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Hawaii’s New Police Shootings Review Board Finally Has Its First Case

Courtesy of Honolulu Civil Beat

Renie Cablay’s family knew what Honolulu police officers were up against this summer when they confronted the 55-year-old waving a large knife at them in the courtyard of his Waipahu condo complex.

For years, the 55-year-old fought depression and paranoia. There was a troubled second marriage and co-worker disputes at the Hawaii Department of Public Safety where he held a job as a correctional officer, according to his son, Kevin Cablay.

Before he resigned from his job last year, Cablay threatened a neighbor with a machete, leading to a six-hour standoff that ended with his arrest last October. “I don’t think he got the help he really needed,” Kevin Cablay said.

Eight months later, Honolulu Police Department officers were called to a motor vehicle accident near the man’s home, where they found Cablay waving a small knife at them. Cablay refused officers’ demands to put the knife down and ran to his second-story apartment. In that tight space, Cablay reportedly lunged at officers and he was shot and killed.

Now, Cablay’s shooting death will be the first case taken up by the state’s new Law Enforcement Officer Independent Review Board.

The board creates a way for an entity outside the police department to review incidents in which officers injure or kill people.The hard-fought police reform measure, authored by former state Sen. Will Espero, was passed by the Hawaii Legislature in 2016.

The law took effect last year and panel members met for the first time in June. The death of Cablay will be the first of several cases the panel will be reviewing.

“The Legislature passed it because they saw a need,” Espero said.

In Hawaii, officer-involved shootings are historically rare, but since June, there have been three. In addition to Cablay, there was the July 20 shooting of Justin Waiki, a fugitive who spurred a manhunt after he shot Hawaii County Officer Bronson Kaimana Kaliloa. And on July 26, Gavalynn Mahuka was shot after he pointed his shotgun at HPD officers following a seven-hour standoff with police.

But the powers of the panel are limited.

By law, there must be at least four former prosecutors on the panel, a representative from the attorney general’s office, former judges and at least one former high-ranking police officer. The law requires them to look at the evidence and determine only whether an officer can be charged with a crime as a result. If prosecutors decline to prosecute an officer, the panel’s findings will not be made public.

That narrow focus concerns some criminal justice experts. They also see the panel as too tilted in favor of police agencies and worry that its review will depend too heavily on the word of police investigators.

“I’m concerned it’s prosecutor heavy,” said Kenneth Lawson, co-director of the Hawaii Innocence Project, who teaches at the University of Hawaii Manoa’s William S. Richardson School of Law. “They’re relying on information from the agencies they’re reviewing. So how is that independent?”

Lawson also believes that the board should have been designed to consider other remedies or improvements for officers, short of criminal charges.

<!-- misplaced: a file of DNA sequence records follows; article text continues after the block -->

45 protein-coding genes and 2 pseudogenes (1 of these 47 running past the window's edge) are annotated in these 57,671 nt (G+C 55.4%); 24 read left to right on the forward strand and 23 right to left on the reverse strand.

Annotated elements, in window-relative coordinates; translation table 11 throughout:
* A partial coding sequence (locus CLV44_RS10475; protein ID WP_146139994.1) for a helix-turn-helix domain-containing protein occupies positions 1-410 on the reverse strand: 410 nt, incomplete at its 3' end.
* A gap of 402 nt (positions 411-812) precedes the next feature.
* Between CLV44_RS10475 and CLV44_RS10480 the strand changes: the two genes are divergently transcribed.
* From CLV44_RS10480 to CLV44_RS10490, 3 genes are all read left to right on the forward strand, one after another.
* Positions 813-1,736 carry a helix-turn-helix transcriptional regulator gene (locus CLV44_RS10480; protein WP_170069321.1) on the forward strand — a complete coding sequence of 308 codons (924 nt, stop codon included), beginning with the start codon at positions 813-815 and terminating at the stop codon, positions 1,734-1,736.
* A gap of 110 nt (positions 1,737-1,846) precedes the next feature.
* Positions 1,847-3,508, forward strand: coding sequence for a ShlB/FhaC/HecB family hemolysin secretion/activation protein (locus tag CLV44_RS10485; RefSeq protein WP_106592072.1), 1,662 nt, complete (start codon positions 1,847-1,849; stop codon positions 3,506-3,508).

“They’re limited to whether the police officer committed a crime versus whether he needs training,” Lawson said.

But Espero has faith in the board and in the agencies that deliver their own investigative findings to the board.

“The majority of our law enforcement officers and people in this area are law-abiding public servants and they understand their role in society,” Espero said. “This is an issue of faith in government. I have trust in our agencies to do something right.”

Former family law judge Iwalani White, who sits on the review board, rejects any criticism that the board will merely approve police investigators’ findings.

“We’re not a rubber stamp panel,” she said. “This is the very first board and we’ll see how it goes.”

If the board’s powers need to be tweaked, future legislative sessions can do just that, she said.

Officer-involved shootings usually spur at least two investigations: an internal one within a police department to determine if the officer who discharged a weapon acted appropriately, in addition to the criminal investigation into a suspect. Unlike most large mainland police departments, the names of police officers in Hawaii who are involved in shootings that injure or kill individuals are not released until after the criminal investigation has been completed.

That air of secrecy, plus the fact that former Honolulu Police Chief Louis Kealoha is under federal indictment, along with his prosecutor wife Katherine, for corruption and abuse of power charges, has crippled trust with community members, some whom doubt the review panel will be as independent as advertised.

“If we look at what’s happing within the Honolulu Police Department … it does raise concerns about impartiality,” said Carrie Ann Shirota, the lead organizer for the Hawaii Justice Coalition. “In order to have impartiality I think it’s important to have a broader composition.”

Meanwhile, Cablay’s family members would like to know more about what happened and why officers shot him multiple times.

“I understand they had might have to shoot, but to shoot three times, I don’t understand that,” Kevin Cablay said.

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